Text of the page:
The Ursa Major is popularly known as the Big Dipper. The Big Dipper is the most prominent constellation in the night sky, and one can look at this very large constellation throughout the entire year. In technical language, it is called "circumpolar". The Great Bear (Ursa Major is a Latin term which means "major bear") is a constellation of the northern sky and a very ancient constellation, which has already been known to the ancient Egyptians. Ursa Major has been mentioned by many famous poets such as Shakespeare, Tennyson and Homer.
Shape and position:
The Great Bear consists of a very large number of stars. The seven brightest stars of the constellation form a figure similar to that of a wagon. The entire constellation however looks like a bear, and consequently, the constellation is referred to by the general public as the Big Dipper. The "Wagon" is not a constellation itself, but an asterism, a very characteristic pattern in the sky, which itself is not considered a constellation. Ursa Major consists of many bright galaxies in the sky, including the pair Messier 81 (which is one of the brightest galaxies in the sky) and Messier 82.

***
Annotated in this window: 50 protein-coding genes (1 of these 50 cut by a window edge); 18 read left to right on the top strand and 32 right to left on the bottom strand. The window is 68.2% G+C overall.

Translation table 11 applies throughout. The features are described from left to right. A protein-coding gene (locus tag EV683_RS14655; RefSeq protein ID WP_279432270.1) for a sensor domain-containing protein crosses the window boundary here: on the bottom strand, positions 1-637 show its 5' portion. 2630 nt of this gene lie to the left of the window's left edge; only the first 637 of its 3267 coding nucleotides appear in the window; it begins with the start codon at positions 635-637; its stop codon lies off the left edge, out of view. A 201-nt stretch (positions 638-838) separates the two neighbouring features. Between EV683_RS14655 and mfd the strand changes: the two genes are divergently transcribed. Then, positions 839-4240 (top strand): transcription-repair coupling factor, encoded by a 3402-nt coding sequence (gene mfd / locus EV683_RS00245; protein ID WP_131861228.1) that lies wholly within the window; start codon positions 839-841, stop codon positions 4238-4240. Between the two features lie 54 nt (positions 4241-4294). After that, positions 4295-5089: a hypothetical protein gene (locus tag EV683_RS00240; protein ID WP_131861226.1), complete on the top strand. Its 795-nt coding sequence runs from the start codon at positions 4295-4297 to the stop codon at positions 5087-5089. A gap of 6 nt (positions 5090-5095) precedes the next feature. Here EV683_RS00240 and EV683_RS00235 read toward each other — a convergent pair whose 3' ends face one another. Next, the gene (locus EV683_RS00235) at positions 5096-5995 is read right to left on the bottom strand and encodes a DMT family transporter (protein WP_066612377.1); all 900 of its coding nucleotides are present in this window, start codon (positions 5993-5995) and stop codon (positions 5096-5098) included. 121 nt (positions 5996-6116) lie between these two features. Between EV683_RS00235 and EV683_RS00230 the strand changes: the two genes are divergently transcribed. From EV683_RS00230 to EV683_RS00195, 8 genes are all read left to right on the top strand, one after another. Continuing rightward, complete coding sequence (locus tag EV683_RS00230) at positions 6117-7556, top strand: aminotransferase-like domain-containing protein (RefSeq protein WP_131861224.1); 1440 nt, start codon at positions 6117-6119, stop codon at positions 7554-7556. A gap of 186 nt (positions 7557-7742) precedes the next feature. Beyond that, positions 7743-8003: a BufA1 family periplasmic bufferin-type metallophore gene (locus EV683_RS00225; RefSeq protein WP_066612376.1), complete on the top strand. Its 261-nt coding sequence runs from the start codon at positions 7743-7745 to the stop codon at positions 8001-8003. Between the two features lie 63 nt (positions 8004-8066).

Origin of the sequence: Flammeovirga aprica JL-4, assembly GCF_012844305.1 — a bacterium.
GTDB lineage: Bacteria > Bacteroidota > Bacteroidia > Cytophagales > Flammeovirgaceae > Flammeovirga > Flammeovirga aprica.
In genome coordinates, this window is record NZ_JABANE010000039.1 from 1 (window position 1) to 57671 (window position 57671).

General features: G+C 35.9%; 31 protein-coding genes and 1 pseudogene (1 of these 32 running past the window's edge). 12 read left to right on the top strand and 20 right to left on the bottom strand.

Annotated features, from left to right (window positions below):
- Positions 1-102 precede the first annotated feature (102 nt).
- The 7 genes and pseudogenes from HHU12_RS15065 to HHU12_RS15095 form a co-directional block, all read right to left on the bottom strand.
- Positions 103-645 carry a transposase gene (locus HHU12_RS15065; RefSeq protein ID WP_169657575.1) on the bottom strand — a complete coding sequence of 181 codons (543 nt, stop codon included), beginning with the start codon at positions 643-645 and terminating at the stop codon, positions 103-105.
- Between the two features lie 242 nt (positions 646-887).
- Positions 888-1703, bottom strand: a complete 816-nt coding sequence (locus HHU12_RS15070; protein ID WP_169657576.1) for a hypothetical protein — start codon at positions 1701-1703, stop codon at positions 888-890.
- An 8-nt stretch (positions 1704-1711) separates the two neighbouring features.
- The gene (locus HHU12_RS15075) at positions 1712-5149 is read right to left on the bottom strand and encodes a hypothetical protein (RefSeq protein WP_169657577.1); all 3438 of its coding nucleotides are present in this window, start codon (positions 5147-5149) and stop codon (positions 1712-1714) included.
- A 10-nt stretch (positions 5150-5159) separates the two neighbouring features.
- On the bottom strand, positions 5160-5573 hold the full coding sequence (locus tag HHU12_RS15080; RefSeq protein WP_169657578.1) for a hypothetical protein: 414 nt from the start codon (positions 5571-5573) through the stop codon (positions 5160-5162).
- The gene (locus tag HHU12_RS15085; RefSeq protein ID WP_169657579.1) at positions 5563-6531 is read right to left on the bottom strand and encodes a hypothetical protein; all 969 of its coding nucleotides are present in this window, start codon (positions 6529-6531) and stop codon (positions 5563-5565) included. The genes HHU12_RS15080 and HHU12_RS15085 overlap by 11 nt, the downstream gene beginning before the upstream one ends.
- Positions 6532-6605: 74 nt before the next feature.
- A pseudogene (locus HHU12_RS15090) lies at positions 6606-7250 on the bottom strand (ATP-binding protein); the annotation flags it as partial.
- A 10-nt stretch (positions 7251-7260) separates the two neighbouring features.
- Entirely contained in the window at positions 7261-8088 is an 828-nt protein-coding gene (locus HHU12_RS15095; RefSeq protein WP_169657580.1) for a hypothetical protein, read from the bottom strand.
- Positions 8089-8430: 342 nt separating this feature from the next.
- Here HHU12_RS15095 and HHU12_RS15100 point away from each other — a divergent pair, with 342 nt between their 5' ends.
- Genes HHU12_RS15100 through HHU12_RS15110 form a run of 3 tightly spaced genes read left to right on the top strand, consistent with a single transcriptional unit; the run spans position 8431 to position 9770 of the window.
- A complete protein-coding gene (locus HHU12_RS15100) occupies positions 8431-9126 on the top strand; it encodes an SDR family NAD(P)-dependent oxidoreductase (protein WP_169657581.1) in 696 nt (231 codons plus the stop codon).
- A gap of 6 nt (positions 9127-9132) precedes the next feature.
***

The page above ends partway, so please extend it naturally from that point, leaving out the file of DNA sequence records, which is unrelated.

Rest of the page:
Right ascension: 14h 08m to 8h 04m
Declination: +28° to +73°
Brightest star: Epsilon Ursae maioris (Alioth)
The mythology behind the constellation of Ursa Major is quite a tragedy. In Greek mythology, Zeus fell in love with a young woman named Callisto. They had a son named Arcas. Filled with jealousy, Hera, Zeus’s wife, transformed the beautiful woman into a bear. Later on, Callisto, while still in the form of a bear, encountered her own son Arcas. Arcas didn’t realize it was his mother and even tried to shoot the bear. To save Callisto, Zeus turned them both into bears and put in the sky, forming the Ursa Major.
Best season for observation: Year-round, with the best time in winter
Neighbouring constellations: Dragon, Lynx, Leo, Leo Minor, Coma Berenices, Hunting Dogs, Herdsman